Every Human Condition Belongs to Someone

(Disclosure:  This post appears in slightly different form on a private social media page.)

Yesterday I visited a grocery store once and a drugstore three times (the drugstore transactions included bottled water, which was too heavy for one trip).

In every one of those instances, all hell was breaking loose in the store.  Disruptive “customers,” most or all of whom were stealing, were running amok.

I know this is more common in San Francisco now.  Is it getting worse everywhere?

While walking home from the grocery store which was about a mile from my apartment, I noticed a copy of the San Francisco Examiner that was littered on the sidewalk on Folsom Street.  The headline said something about drug-related deaths in the city increasing.

I was carrying two bags of groceries, so I didn’t stop to photograph the paper. I don’t even know if it was a recent issue.  However, that headline on a littered newspaper seemed like a substantial thing to record in a photo.  The newspaper, like the people who were referred to in the headline, had become a discard that was regarded as a nuisance.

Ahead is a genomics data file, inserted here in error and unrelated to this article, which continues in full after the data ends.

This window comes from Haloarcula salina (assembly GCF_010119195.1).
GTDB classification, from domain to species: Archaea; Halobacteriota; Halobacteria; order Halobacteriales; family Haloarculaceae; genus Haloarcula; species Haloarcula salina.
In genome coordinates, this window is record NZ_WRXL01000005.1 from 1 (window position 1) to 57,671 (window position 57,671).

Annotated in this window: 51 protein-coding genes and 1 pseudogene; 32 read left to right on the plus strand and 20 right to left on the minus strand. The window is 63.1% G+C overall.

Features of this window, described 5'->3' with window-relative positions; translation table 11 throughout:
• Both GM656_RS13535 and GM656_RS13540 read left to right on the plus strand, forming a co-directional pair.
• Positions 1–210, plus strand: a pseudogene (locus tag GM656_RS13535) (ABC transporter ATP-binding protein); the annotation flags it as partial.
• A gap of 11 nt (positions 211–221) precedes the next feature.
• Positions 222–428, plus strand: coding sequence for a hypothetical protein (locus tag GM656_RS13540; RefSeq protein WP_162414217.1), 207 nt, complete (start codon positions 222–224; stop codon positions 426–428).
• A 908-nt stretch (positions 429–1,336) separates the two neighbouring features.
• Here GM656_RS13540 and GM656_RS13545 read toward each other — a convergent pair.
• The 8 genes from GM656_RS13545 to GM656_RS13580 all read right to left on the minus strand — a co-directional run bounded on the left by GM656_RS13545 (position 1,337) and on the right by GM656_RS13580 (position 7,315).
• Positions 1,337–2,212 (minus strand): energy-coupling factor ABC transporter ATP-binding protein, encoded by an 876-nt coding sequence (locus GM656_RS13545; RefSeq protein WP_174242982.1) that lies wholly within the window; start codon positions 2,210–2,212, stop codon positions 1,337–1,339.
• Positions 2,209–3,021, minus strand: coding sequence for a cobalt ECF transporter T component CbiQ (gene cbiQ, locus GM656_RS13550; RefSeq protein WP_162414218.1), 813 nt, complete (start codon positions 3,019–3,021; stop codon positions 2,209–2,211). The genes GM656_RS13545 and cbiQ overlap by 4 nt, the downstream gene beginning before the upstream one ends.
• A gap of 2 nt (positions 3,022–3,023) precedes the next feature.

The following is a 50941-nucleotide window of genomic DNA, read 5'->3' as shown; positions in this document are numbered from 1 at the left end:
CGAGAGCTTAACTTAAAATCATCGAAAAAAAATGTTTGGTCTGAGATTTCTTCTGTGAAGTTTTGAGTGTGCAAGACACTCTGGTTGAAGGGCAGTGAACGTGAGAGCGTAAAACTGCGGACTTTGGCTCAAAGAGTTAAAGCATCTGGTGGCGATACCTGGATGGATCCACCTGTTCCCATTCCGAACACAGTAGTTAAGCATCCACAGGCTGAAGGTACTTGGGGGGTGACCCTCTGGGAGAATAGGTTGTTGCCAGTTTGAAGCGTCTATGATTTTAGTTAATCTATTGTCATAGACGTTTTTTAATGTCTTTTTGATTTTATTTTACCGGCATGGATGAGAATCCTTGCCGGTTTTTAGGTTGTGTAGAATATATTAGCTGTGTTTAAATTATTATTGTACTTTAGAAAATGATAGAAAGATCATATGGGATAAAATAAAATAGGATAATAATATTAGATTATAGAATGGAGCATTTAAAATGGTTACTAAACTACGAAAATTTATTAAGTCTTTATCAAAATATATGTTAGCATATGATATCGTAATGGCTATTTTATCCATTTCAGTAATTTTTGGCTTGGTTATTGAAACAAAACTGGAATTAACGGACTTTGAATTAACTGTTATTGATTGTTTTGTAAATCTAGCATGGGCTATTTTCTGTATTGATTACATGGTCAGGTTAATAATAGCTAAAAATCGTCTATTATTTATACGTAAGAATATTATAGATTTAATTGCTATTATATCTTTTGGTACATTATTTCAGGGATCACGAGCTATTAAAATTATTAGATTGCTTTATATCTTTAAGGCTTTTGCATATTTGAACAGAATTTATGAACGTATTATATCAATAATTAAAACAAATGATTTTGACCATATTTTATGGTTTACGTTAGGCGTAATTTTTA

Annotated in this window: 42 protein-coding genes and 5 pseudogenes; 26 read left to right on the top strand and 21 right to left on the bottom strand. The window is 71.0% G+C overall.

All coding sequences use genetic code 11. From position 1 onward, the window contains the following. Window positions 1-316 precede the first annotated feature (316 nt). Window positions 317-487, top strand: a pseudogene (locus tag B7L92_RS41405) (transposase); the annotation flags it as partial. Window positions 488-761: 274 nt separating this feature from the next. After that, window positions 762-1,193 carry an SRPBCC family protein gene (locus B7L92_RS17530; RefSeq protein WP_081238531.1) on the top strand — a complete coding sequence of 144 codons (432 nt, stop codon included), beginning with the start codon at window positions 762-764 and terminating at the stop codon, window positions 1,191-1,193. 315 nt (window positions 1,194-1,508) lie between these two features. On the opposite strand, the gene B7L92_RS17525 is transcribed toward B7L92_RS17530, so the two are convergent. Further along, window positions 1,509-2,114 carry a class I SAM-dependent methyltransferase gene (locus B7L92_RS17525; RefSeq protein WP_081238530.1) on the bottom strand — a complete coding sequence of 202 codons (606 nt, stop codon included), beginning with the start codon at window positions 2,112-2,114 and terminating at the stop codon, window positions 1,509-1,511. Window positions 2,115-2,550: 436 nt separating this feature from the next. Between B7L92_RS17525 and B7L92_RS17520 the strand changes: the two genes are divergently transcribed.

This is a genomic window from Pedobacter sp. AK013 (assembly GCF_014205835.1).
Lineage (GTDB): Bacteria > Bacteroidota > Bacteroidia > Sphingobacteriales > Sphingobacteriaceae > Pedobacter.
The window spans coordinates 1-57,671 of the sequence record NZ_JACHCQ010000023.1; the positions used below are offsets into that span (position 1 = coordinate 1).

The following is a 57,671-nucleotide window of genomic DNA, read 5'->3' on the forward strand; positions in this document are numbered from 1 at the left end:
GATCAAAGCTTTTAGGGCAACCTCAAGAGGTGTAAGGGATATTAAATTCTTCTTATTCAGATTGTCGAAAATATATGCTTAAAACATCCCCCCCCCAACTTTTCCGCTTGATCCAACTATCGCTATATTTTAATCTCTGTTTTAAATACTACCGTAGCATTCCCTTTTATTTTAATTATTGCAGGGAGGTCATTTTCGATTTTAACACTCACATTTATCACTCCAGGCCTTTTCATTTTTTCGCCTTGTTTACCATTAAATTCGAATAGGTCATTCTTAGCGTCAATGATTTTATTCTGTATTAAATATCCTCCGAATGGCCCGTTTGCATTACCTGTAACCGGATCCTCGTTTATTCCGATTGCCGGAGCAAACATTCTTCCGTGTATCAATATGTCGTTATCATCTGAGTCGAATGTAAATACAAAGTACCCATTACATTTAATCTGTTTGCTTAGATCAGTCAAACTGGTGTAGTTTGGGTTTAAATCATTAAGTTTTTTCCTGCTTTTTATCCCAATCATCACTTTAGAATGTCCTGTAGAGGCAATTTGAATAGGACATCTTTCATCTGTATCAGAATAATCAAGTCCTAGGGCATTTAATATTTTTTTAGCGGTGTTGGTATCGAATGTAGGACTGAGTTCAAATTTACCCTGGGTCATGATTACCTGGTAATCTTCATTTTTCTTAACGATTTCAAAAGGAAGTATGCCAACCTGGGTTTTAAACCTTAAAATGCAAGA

Our society treats its less productive people as trash, and when those people behave as trash it’s interpreted as an assurance that we’re right to treat them that way.

I had a difficult time empathizing with the disruptive people I saw today.  At one point, I commented to another bystander that they were “assholes.”

I don’t want to have that attitude because I know it just contributes to the cycle.  I’m living right in the middle of it, though.  I can’t step outside without witnessing someone else’s personal crisis.

We really don’t know why some people become the human equivalent of bad train wrecks, others mature into highly responsible, efficient types, and the rest of us are somewhere in between those extremes.  Individual people can recall positive and negative experiences in their pasts which they believe shaped their personalities.  It’s likely they’re at least partly right, but something more subtle — such as genes — may also be involved.

There are programs that can help homeless people with job training, mental healthcare and addiction recovery.  Many homeless people are not inclined to ask for help, though, and most outreach efforts can’t be forced on a person.

Maybe all I can do is be grateful for my nice apartment with the double-paned windows, which effectively block out the worst of the horror — and be glad I’m not one of those people who fell completely through the proverbial cracks.  Until further notice, no one else seems to have any better ideas.

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